This museum had just submitted a Stage 1 bid to HLF to completely re-develop the museum。 Part of this project will be to create a new website。 They also plan to review and improve their digital engagement by, for example, using social media for consultation work on the proposals and getting more detail about their collections online。
The curator felt that participation in the Digital Engagement project would help the museum expand and diversify its audiences by finding alternative ways of connecting with people who don’t necessarily visit the museum。
The audit by Tickbox Marketing praised the conversational tone of the museum’s Twitter activity and its use of Flickr. However, the museum’s digital engagement is hampered by technical, structural and content difficulties with the website and the museum was urged to try tone replicate the casual, enjoyable tone of a museum visit on its online platforms.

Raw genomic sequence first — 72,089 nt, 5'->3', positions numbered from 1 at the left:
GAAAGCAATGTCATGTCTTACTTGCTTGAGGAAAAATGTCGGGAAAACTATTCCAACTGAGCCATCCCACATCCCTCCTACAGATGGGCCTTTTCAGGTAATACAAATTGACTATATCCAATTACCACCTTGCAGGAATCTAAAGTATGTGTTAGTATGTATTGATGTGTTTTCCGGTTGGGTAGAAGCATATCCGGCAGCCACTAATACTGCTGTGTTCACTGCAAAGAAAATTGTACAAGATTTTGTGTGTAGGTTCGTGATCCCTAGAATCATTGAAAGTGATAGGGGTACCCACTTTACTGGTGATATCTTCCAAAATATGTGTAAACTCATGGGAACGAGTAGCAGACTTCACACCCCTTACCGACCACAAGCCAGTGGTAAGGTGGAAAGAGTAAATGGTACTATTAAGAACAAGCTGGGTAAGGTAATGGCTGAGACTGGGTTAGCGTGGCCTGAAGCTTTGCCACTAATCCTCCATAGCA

Though participants found that the workshop tried to cram too much in, it nevertheless inspired them to improve their digital engagement and gave them the tools to draw up their strategy。
Since participating in the project the museum has created a digital strategy (sensibly embedded within their forward plan) and launched a completely revamped website –
The project lead at the museum would recommend taking part in the 2014/2015 Digital Engagement Project to others and is happy to talk to anyone wishing to find out more。 Contact Emily Hicks through the museum website。
‘The most useful things we took away were the advice about the strategy being an organisation-wide activity; it also helped us come up with a vision for our ‘brand’ and gave us the impetus to write the digital strategy’.